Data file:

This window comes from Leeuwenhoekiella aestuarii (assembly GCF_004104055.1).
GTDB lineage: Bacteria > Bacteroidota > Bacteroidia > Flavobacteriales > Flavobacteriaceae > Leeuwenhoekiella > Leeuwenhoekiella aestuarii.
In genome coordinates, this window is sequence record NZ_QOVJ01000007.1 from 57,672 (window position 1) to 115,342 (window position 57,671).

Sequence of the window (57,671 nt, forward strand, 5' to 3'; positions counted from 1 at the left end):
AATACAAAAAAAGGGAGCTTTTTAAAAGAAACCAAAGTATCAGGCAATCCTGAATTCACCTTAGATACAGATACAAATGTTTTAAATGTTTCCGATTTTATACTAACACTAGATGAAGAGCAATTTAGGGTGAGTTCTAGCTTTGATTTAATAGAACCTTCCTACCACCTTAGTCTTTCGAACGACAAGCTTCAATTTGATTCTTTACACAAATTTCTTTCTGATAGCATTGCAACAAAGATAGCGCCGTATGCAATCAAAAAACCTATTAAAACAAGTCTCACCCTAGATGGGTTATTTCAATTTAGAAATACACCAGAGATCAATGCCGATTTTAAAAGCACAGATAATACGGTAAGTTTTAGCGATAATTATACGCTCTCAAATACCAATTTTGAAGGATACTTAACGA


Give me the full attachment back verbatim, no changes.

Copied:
This window comes from Leeuwenhoekiella aestuarii (assembly GCF_004104055.1).
GTDB lineage: Bacteria > Bacteroidota > Bacteroidia > Flavobacteriales > Flavobacteriaceae > Leeuwenhoekiella > Leeuwenhoekiella aestuarii.
In genome coordinates, this window is sequence record NZ_QOVJ01000007.1 from 57,672 (window position 1) to 115,342 (window position 57,671).

Sequence of the window (57,671 nt, forward strand, 5' to 3'; positions counted from 1 at the left end):
AATACAAAAAAAGGGAGCTTTTTAAAAGAAACCAAAGTATCAGGCAATCCTGAATTCACCTTAGATACAGATACAAATGTTTTAAATGTTTCCGATTTTATACTAACACTAGATGAAGAGCAATTTAGGGTGAGTTCTAGCTTTGATTTAATAGAACCTTCCTACCACCTTAGTCTTTCGAACGACAAGCTTCAATTTGATTCTTTACACAAATTTCTTTCTGATAGCATTGCAACAAAGATAGCGCCGTATGCAATCAAAAAACCTATTAAAACAAGTCTCACCCTAGATGGGTTATTTCAATTTAGAAATACACCAGAGATCAATGCCGATTTTAAAAGCACAGATAATACGGTAAGTTTTAGCGATAATTATACGCTCTCAAATACCAATTTTGAAGGATACTTAACGA